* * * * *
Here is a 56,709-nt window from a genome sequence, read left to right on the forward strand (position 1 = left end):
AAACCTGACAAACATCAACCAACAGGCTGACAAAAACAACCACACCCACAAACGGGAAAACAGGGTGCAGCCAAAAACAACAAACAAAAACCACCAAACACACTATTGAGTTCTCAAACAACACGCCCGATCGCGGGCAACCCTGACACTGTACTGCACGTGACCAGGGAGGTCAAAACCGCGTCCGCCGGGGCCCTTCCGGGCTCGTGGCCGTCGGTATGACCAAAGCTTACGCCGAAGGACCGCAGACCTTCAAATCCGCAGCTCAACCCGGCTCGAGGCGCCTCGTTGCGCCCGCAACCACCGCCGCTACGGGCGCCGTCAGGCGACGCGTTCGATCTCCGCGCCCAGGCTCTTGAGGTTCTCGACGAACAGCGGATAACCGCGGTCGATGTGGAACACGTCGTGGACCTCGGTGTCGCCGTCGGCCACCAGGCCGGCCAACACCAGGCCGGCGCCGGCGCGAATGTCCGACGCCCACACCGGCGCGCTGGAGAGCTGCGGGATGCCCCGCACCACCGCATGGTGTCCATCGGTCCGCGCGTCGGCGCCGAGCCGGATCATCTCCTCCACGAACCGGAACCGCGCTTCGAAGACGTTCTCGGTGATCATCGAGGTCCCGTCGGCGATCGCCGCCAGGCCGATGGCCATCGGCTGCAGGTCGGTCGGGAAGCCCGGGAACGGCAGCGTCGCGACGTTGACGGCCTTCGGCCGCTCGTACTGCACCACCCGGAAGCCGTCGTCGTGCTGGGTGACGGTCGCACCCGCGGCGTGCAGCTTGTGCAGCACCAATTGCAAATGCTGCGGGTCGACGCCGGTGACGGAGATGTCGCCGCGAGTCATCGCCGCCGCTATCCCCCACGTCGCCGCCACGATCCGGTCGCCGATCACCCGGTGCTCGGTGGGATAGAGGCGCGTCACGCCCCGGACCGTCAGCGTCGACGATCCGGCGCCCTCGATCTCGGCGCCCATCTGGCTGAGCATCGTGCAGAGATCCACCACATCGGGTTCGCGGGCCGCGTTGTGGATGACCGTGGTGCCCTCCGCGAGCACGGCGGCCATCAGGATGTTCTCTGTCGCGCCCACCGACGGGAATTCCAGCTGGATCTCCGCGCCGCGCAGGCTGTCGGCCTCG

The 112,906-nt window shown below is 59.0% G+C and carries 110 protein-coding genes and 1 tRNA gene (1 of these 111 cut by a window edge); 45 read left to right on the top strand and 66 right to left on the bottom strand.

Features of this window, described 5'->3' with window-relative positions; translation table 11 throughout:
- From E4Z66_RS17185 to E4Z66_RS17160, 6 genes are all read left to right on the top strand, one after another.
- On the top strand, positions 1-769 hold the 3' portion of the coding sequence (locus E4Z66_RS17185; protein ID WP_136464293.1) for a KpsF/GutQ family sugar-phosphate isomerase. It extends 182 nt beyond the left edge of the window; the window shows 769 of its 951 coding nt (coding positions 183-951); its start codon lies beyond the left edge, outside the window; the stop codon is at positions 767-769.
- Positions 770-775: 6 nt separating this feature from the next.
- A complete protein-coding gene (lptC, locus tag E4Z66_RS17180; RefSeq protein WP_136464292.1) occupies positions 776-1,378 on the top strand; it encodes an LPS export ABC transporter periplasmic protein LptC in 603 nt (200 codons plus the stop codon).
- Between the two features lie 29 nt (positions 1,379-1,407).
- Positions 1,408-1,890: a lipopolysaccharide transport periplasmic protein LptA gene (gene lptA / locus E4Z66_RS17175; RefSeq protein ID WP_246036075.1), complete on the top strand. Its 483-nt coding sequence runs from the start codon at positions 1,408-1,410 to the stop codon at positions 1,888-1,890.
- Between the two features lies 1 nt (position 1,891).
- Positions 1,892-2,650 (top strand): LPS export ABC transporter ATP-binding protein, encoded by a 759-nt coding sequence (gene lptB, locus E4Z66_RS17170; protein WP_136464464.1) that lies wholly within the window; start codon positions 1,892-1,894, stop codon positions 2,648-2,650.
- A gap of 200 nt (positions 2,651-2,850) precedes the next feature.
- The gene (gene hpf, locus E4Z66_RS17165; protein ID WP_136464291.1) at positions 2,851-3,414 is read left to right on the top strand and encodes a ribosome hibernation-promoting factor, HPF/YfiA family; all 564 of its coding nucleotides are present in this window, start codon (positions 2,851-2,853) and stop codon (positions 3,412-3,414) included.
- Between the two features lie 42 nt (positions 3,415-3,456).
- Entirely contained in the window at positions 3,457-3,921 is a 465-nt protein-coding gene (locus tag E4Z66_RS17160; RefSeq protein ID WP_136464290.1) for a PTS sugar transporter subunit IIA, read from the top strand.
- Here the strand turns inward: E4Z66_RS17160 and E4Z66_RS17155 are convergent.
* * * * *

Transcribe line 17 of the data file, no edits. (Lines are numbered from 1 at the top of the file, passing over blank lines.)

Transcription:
- Here the strand turns inward: E4Z66_RS17160 and E4Z66_RS17155 are convergent.